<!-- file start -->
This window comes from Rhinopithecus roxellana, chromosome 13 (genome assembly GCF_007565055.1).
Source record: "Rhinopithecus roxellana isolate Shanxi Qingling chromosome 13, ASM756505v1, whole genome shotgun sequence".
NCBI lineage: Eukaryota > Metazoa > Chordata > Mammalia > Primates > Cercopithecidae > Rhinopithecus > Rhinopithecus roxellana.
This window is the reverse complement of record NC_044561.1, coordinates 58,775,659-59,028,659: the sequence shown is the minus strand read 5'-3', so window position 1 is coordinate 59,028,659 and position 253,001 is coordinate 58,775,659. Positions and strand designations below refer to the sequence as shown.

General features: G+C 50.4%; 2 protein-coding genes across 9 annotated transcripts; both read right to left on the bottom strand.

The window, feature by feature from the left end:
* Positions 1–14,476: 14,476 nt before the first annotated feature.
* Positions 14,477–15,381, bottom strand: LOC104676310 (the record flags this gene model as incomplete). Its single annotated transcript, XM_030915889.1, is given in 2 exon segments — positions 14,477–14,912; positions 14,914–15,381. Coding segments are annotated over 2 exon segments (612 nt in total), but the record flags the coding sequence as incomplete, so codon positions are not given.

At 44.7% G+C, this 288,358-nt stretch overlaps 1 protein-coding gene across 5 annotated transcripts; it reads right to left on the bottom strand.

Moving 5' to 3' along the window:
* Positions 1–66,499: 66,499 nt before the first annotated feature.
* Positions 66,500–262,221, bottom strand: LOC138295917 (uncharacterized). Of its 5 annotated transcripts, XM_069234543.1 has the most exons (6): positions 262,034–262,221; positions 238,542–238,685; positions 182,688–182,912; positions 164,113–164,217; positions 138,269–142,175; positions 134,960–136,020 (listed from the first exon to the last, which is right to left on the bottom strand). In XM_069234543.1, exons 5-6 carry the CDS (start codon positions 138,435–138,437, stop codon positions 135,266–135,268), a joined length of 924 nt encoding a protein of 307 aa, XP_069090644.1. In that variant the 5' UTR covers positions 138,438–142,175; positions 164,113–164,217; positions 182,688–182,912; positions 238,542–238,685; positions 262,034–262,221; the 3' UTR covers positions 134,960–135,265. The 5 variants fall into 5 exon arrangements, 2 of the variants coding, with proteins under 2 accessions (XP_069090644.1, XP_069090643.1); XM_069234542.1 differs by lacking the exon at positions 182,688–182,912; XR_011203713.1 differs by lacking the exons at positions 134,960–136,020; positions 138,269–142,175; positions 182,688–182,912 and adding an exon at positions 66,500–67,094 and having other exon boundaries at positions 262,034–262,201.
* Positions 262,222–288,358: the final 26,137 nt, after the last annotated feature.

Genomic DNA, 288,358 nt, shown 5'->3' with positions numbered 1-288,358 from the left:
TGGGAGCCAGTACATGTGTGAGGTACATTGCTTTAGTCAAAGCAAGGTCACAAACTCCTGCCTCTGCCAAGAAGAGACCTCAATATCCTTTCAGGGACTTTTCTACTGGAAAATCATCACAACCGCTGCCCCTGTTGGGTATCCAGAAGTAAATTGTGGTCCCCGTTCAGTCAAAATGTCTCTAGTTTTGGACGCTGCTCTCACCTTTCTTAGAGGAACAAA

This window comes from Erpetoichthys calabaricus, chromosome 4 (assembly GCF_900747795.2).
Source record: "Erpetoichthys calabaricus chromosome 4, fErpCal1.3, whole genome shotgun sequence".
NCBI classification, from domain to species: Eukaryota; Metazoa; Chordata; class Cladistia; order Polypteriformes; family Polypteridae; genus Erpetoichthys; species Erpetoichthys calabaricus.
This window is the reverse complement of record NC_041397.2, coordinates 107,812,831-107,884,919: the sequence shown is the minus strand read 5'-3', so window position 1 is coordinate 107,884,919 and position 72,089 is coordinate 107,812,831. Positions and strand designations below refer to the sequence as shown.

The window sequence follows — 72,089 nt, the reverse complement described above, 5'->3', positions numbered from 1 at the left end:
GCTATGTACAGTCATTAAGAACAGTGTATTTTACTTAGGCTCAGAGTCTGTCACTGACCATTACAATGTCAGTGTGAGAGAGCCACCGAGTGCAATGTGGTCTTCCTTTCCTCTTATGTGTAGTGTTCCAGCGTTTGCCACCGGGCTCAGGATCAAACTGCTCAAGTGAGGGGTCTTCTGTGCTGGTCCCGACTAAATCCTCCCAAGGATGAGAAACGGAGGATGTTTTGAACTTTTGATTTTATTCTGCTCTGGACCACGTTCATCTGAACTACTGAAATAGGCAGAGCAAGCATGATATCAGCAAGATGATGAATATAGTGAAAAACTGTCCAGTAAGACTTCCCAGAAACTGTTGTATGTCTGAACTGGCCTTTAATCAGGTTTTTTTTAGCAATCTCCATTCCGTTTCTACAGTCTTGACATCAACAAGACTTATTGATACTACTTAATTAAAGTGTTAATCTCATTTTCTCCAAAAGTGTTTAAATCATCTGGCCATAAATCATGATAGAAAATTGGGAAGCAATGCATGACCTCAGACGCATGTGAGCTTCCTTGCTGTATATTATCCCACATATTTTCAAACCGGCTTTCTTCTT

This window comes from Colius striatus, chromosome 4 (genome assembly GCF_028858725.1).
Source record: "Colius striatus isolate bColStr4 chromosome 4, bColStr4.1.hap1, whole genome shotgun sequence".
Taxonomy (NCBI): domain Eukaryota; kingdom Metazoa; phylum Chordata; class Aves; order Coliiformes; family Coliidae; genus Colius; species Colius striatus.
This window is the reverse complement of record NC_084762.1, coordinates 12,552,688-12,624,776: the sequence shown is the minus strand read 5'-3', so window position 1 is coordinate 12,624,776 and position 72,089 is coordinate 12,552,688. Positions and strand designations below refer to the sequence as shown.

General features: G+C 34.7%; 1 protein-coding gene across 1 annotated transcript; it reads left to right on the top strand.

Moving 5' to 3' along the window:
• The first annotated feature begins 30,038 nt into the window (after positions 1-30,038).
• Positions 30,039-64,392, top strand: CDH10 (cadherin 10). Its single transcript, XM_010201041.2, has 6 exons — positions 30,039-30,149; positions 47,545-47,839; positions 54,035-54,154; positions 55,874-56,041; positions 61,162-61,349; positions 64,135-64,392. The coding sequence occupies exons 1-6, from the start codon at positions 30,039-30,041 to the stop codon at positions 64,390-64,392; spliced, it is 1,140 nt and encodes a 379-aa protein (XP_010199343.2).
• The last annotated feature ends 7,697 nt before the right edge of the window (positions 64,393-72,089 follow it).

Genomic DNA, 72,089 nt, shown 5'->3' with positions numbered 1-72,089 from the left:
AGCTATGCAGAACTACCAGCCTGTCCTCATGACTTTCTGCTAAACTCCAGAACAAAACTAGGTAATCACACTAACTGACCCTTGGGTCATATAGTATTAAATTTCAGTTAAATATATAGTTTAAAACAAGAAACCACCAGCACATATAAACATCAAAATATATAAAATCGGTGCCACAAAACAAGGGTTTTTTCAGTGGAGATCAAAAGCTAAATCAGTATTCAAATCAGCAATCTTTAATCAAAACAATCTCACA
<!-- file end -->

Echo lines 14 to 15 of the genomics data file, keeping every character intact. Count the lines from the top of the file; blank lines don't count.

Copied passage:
Genomic DNA, 288,358 nt, shown 5'->3' with positions numbered 1-288,358 from the left:
TGGGAGCCAGTACATGTGTGAGGTACATTGCTTTAGTCAAAGCAAGGTCACAAACTCCTGCCTCTGCCAAGAAGAGACCTCAATATCCTTTCAGGGACTTTTCTACTGGAAAATCATCACAACCGCTGCCCCTGTTGGGTATCCAGAAGTAAATTGTGGTCCCCGTTCAGTCAAAATGTCTCTAGTTTTGGACGCTGCTCTCACCTTTCTTAGAGGAACAAA